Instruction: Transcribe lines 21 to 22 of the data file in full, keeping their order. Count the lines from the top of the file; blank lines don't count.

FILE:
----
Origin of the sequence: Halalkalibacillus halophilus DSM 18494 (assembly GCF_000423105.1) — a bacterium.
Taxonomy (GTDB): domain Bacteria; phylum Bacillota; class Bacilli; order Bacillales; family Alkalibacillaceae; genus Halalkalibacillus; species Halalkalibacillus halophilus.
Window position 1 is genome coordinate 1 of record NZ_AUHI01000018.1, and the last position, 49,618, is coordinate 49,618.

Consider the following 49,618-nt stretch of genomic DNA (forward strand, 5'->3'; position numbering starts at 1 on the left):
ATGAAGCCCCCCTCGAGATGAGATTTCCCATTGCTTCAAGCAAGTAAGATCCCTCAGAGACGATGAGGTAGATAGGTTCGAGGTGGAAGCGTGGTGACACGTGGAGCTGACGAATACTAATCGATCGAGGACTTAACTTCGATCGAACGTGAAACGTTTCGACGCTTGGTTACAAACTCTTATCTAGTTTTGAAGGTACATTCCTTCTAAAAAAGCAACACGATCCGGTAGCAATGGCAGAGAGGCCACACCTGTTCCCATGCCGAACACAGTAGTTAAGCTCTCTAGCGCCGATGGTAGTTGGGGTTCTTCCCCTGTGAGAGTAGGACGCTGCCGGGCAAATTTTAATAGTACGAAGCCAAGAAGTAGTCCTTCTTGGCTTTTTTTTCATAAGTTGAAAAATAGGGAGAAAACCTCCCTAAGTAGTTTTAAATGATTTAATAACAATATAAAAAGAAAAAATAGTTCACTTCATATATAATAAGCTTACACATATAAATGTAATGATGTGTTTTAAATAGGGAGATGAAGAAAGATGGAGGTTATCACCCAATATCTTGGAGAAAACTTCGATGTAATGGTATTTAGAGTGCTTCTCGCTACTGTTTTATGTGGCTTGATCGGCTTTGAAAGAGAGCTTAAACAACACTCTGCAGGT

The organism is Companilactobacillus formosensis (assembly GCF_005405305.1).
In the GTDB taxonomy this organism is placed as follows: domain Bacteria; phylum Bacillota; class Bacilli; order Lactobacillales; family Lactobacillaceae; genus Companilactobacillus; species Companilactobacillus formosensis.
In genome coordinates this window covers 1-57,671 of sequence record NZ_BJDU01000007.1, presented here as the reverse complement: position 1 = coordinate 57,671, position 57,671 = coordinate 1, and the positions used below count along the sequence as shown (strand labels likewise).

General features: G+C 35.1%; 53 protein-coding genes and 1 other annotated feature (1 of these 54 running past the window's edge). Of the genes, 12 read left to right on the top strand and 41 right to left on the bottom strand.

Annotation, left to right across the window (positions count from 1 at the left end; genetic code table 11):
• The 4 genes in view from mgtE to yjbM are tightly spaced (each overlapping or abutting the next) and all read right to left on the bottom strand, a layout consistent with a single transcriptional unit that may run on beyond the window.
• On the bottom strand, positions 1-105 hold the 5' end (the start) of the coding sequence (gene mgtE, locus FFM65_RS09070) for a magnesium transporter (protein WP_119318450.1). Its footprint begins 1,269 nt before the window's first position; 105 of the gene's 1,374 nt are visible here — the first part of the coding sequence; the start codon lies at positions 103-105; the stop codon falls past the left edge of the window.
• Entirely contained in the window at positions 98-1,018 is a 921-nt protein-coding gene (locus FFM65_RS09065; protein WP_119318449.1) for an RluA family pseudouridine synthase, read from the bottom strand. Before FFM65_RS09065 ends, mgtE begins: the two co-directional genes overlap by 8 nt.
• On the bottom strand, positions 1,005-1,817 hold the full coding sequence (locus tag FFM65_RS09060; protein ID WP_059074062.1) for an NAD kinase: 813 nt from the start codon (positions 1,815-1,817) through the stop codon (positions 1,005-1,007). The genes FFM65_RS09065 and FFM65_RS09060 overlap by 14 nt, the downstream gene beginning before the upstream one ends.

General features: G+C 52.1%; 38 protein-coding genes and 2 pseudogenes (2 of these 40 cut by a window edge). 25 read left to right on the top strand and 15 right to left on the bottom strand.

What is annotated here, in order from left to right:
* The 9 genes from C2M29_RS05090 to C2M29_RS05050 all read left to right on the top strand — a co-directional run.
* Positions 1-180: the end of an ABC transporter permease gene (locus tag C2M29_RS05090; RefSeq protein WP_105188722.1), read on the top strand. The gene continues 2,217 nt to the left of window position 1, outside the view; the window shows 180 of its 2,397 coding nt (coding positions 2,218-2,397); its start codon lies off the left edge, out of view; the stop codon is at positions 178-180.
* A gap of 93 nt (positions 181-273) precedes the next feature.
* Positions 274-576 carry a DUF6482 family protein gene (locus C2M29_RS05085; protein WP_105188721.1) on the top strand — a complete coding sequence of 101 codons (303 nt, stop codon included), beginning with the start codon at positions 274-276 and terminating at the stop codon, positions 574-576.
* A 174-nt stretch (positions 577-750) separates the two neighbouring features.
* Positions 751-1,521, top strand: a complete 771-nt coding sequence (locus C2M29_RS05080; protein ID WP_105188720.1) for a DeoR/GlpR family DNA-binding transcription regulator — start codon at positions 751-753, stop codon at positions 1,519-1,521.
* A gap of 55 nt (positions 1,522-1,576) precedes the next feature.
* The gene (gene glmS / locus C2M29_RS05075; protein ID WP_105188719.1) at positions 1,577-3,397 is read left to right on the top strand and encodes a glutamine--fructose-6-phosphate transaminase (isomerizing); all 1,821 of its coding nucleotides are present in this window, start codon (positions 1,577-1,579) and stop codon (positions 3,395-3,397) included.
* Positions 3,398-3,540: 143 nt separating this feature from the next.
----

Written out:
* A 174-nt stretch (positions 577-750) separates the two neighbouring features.
* Positions 751-1,521, top strand: a complete 771-nt coding sequence (locus C2M29_RS05080; protein ID WP_105188720.1) for a DeoR/GlpR family DNA-binding transcription regulator — start codon at positions 751-753, stop codon at positions 1,519-1,521.